The orthopaedic physicians at MedStar Health know that comprehensive care is the best way to treat the entire range of foot and ankle injuries and disorders. That’s why our teams integrate foot and ankle specialists and therapists, all dedicated to eliminating the pain and limitations such disorders can cause. And since we believe in compassionate, focused care, we emphasize minimally invasive and arthroscopic procedures so our patients have options for faster recovery, reduced risk of infection, and quicker return to full function.
From diagnosis to treatment to rehabilitation and therapy, MedStar Heath orthopaedic specialists are with you each step of the way, providing the professional and personalized care you deserve.
At the Centers for Orthopaedics, we treat a variety of foot and ankle injuries, including:
Every day, our feet and ankles bear the brunt of pressure that comes from supporting our full body weight. The incredible demand we put on them is often more than they can endure. But, the orthopaedic specialists at MedStar health know that even if you are suffering pain or discomfort in your feet or ankles, you don’t need to live with it.
Our foot and ankle physicians are experienced treating the following conditions:
An ankle sprain tears the outer supportive ligaments of the ankle and can range from minor to so severe that the ligaments are torn completely, resulting in the ankle feeling loose. If a person frequently sprains an ankle, the ankle ligaments may be weakened to the point that a chronic instability results in frequent ankle sprains.
This in turn can lead to other ankle problems, including bruised cartilage between the heel and the shin or bone spurs around the ankle. Eventually, these problems can lead to arthritis.
Arthritis is an inflammation of the tissues that line your joints. This inflammation can cause pain, swelling, and joint damage.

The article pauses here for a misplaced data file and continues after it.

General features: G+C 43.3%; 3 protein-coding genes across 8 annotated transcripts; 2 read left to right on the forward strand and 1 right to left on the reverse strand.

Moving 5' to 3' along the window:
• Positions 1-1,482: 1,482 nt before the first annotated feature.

If left untreated, the nagging pain from foot and ankle arthritis can grow worse, eventually becoming so excruciating that you can no longer walk even short distances. Severe arthritis can restrict your mobility and limit your quality of life; however, with proper treatment, you can slow the development of arthritis and lead a more productive life. Each person's arthritis is different, so your physician will discuss treatment options best suited for you. Treatment can range from conservative methods, such as anti-inflammatory medications, braces, orthotics or physical therapy, to arthroscopic or joint replacement surgery.
A bunion is an inflamed, bony bump that forms at the base of the big toe where it joins with the foot. A bunion results from the big toe pushing against the neighboring toe, forcing the joint of the big toe to swell and bulge out. This common deformity can be caused by wearing shoes that are excessively tight or can develop as a result of a genetic structural defect or a medical condition, such as arthritis. Bunions tend to slowly worsen over time, and, if they become too severe, can hamper the ability to walk, increasing the risk of developing arthritis and/or bursitis.
Bunion care can range from nonsurgical methods, such as wearing roomier shoes and using protective pads to cushion the painful area, to surgical methods employed to realign bone, ligaments, tendons, and nerves so the big toe can be brought back to its correct position.
The ankle is made up of three bones, and the foot comprises 26 bones. Fractures can occur in any of these bones and are usually due to trauma such as a fall, blow, or severe twist. Symptoms can include:
- Immediate and severe pain
- Bruising and tenderness
- Decreased range of motion
- Difficulty walking or putting weight on the injured foot/ankle
- Lump or visible deformity
Because a severe sprain can often mask the symptoms of a fracture, every injury to the foot and ankle should be examined by a physician.
Tarsal Tunnel Syndrome
The tarsal tunnel is a space where leg nerve (tibial nerve) travels down to the ankle. Many other structures are found here, as well, including tendons, veins, and arteries, leaving little room for expansion.
Tarsal tunnel syndrome occurs when the tunnel swells, compressing the tibial nerve and causing pain, burning, and tingling occur along the inside of the ankle, heel, arch, and sole of the foot. Symptoms tend to increase as the day progresses and are usually worsened with increased activity, such as walking or exercise. Prolonged standing in one place may also be an aggravating factor.
Tarsal tunnel syndrome care may include conservative treatments such as rest, elevation, massage, anti-inflammatory medications, steroid injections, arch supports (orthotics), and/or better-fitting shoes. If conservative treatment does not provide results, your physician may suggest surgery during which an incision made in the ligament, located below the inside of the ankle, allowing room for the nerve to expand. If a cyst is impinging on the nerve, it can be removed.
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